Twelve special high school anglers from across the country got the chance of a lifetime to fish with Bassmaster Elite Series pros during the High School All-American event on Tennessee’s Lake Barkley Saturday, and Pierre Part’s Cliff Crochet helped make it an extra-special day for his partner.
The Cajun Baby teamed up with Zeke Gossett, an Alabama angler representing Pell City High School, and won the one-day event with a 14 pound, 2 ounce sack.
“We caught all of our fish with a Strike King Hack Attack Swim Jig with a Rage Menace trailer on it, just swimming it super shallow,” Gossett said. “It was a blast. I learned a ton from the shallow water specialist.”
Crochet said he had a great day, not just fishing on Lake Barkley, but also spending time with the accomplished group of young anglers.
“It’s not just a fishing deal how they were selected,” Crochet said. “It was grades and community service, all that rolled in. All 12 of these kids achieved real high, and I think that’s a cool thing.”
Only 12 anglers were selected from a pool of more than 200 nominees to be a part of the 2015 Bassmaster High School All-American Fishing Team. The high school anglers traveled from all over the country to Lake Barkley, from as far west as Arizona and Colorado and as far east as New Hampshire.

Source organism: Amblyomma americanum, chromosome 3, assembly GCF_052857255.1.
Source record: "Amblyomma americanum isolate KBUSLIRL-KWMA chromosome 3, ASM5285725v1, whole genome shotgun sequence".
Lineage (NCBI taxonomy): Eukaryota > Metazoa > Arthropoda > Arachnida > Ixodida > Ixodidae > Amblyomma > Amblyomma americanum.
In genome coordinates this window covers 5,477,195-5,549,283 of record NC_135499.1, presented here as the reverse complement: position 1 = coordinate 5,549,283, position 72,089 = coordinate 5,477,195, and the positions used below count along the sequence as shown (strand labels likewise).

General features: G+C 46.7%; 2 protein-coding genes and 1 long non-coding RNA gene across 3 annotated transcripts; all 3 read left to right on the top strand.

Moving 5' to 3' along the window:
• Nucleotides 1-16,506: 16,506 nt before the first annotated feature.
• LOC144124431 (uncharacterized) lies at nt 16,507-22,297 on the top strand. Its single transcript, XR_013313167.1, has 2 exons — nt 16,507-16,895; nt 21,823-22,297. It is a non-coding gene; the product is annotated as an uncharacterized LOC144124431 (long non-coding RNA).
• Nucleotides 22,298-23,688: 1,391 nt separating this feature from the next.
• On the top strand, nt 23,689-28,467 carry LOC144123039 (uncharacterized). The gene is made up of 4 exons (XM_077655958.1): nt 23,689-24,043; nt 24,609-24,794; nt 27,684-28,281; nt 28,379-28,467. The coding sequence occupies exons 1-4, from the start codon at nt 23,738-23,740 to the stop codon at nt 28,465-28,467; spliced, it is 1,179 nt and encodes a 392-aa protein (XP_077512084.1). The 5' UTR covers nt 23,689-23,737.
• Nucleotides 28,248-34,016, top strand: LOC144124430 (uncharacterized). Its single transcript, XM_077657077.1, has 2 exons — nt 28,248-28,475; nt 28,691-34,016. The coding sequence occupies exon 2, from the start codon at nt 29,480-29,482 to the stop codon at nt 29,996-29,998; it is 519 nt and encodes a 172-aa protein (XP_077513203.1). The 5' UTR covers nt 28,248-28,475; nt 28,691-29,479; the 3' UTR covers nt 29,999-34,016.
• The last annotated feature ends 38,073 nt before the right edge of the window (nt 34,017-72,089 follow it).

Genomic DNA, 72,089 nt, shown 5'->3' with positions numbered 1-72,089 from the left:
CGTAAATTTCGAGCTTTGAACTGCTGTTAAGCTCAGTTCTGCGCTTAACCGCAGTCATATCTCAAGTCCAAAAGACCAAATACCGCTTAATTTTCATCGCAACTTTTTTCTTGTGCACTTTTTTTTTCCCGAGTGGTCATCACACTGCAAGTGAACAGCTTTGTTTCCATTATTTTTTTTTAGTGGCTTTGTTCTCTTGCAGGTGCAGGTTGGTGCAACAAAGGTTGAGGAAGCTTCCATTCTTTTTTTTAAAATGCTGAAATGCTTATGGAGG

The pros were equally as impressed with the kids, and were excited about the future of professional fishing with kids so skilled at such a young age.
“I think this is one of the most awesome programs,” Elite Series pro Gary Klein said. “This was the age I started a professional career, at 15. I’m really impressed with these kids. My partner, Trevor Yates from Oklahoma, is absolutely a phenomenal individual, an awesome angler and very passionate about the sport.”
Pro Mark Menendez also enjoyed the day, adding that it was about more than just fishing.
“These 12 All-American kids that you see here, not only are they fantastic fishermen; they have been guided by their parents and their loved ones to do the right things in life, they’re good students, and they’re doing things for our community,” Menendez said. “If we can do that through fishing, we’re building better people.”